For a brand with such a polished image there’s a pleasing lack of veneer about Formula’s Italian base here in Prato just north of Florence. A definite air of industry surrounds the building and after proceeding via ‘Shipping’ – a wall of brakes destined for every corner of the earth – we’re led upstairs into the control centre.
From Dirt Issue 112 – June 2011
Words and photos by Steve Jones
It’s an immense experience to be hosted by the Becocci family, and it’s said that on certain days Mrs Becocci cooks for the entire staff from a small kitchen here on the first floor. It’s something easy to understand once you begin walking around just how close this company is. It’s more a case of ‘made’ than manufactured.
Formula were the first company to design, produce and distribute mountainbike discs, and like Marzocchi they have featured regularly in Dirt from day one, the indomitable Sunn team and the striking Animal outfit of the mid 90’s spring to mind. Even today every single process takes place in and around the Prato base, and still the stars choose Formula as their method of controlling speed…Nico Vouilloz, Barel, Blenkinsop, Prokop.
Being Italian there is obviously a strong two–stroke background to the company and it was in motorcycle trials where they gained some of their early successes in the eighties making hubs for Beta. A slow speed specialty from a slow speed town – Prato is a centre of the Slow Food movement and an important one for cantucci and biscotti. It’s of huge importance as a textile town too. This is something I am reminded of sat in bed around 10pm one evening when a fashion show suddenly kicks off on the square underneath.
Having had a quick sniff of the friendly but diligent atmosphere I’m instantly ushered into the Formula boardroom where Sheila Fanti and the main man Andrea Becocci is open to any questions – an intensely focused and modest character that clearly heads a strong family led company. Beneath the world map he points out how they are facing changes and a need to offer more to more customers. This autumn we will see the launch of Formula’s new wheel and fork. Becocci adds “we are currently producing them and they will be on the market after Eurobike 2011. The new wheels and forks will be sold in the aftermarket first.”
Whilst the company already has some experience of wheel and suspension manufacture the new hoops and dampers will be partly European, partly Far Eastern made. But it’s in the finely crafted brakes that I’m really here to see being made. We jump in the car and drive inland to one of the plants where an army of machinery tackles every single process in the construction of your Formula disc brakes. The amount of mechanical technology in this building is stunning, creating everything from the point of sale pad spacer through to the hose olives or custom laser etched logos on the calipers. However there is still a substantial amount of human input to creating that incredibly fine finished product. I dig one of Andrea’s old road bikes out for a quick snapshot.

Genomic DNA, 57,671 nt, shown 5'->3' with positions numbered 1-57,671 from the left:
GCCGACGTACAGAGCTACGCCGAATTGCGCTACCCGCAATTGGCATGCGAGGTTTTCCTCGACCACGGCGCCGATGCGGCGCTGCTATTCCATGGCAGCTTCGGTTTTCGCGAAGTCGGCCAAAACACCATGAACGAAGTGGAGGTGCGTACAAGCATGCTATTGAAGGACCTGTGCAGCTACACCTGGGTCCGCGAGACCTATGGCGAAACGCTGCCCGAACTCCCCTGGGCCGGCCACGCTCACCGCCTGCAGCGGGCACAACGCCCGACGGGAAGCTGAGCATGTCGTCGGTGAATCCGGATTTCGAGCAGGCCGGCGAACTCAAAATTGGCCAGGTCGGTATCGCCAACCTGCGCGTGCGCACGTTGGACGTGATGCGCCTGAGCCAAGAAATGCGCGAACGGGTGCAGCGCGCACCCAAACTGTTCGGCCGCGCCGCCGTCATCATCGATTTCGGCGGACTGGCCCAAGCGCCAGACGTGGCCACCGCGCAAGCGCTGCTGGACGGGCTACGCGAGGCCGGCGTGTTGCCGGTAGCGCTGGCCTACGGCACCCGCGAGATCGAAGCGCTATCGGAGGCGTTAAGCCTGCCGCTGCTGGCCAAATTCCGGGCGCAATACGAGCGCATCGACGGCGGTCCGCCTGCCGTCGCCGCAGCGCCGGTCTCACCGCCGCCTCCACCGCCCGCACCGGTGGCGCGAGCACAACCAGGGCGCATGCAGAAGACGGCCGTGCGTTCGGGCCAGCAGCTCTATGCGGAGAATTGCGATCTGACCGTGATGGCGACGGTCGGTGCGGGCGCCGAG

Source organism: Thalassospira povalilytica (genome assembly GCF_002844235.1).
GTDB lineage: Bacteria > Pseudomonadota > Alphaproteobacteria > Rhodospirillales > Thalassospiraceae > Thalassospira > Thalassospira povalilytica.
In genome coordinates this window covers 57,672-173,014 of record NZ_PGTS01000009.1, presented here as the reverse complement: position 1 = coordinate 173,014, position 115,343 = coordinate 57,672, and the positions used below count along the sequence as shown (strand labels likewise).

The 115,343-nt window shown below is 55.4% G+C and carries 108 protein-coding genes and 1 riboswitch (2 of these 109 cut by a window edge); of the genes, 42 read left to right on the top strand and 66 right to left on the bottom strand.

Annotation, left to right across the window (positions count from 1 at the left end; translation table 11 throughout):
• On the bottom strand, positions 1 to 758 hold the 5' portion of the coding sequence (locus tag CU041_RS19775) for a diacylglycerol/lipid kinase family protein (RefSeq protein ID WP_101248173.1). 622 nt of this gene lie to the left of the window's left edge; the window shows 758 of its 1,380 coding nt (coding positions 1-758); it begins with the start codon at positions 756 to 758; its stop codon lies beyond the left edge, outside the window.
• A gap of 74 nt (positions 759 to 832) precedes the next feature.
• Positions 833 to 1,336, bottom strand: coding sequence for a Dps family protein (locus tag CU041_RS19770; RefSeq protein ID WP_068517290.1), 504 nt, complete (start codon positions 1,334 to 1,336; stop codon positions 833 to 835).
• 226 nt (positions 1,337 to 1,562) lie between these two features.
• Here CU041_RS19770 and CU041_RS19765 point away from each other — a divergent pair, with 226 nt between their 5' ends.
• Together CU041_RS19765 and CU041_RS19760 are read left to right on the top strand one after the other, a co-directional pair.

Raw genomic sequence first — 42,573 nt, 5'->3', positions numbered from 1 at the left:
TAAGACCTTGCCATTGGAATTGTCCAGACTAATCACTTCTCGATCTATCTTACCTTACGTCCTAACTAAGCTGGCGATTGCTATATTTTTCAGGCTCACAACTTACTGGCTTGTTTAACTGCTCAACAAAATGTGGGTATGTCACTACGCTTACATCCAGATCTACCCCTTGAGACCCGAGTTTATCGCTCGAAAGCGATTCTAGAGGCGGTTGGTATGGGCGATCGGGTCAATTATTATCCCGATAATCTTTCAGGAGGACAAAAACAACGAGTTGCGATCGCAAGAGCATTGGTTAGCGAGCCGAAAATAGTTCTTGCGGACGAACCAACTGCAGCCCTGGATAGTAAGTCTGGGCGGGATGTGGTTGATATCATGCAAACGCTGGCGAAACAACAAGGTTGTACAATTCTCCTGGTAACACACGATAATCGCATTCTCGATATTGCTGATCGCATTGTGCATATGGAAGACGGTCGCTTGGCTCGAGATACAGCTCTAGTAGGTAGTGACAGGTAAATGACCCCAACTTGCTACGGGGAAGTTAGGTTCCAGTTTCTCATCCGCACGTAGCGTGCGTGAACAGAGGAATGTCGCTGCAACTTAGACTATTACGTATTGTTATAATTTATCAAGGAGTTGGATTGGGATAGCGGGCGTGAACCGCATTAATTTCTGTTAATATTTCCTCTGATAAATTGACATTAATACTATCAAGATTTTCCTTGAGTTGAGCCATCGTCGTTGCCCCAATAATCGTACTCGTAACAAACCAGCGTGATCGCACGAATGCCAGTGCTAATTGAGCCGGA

Back down at HQ the ‘Research and Development’ department shares the same building as the ‘Assembly’ and whilst there is a fair degree of automation in the workings, again its all surprisingly hands–on. The plant is working on custom GT and Rocky Mountain brakes, there’s a surprising lack of waste and a healthy speed of turnover for something so refined. There seems to be a substantial amount of checks to each part of the process. Downstairs the brakes undergo some pretty rigorous testing with many machines loaded up to put the finished pieces through the process. Well I guess you need to if you’re producing what they claim to be the “lightest and most powerful downhill brakes on the market.”
At 307g ‘The One’ brake, like the versions that came before it, has a rich history of anchoring the most exacting race teams and riders. The company’s association with Honda several years ago is quite notable gaining huge success with Greg Minnaar and the G–Cross team.
Change is definitely in the air however and although Formula is one of the few European component manufacturers to gain success at the highest level, in many ways they are similar to Marzocchi (located just north of here in Bologna) in terms of how they make their products. They too have had to move certain elements of production to Taiwan.
The Becocci’s are now managing increased diversity of their product line, increased demand for different levels of braking whilst having to juggle the whole process on different continents. It seems to be the way Formula are heading. “All the big US brands are manufacturing their products in Taiwan, and most of the European biggest brands are following this trend. As we want to be as close as possible to our customer’s needs this was an essential step to be taken” says Andrea. But it’s still a gradual move, “this year we will only move the production of our entry level brake the RX and partially the final assembly of some other brake models produced in Europe.”
It would be good to think that ‘Made in Italy’ still has a stronghold, so to speak, in the mountainbike world.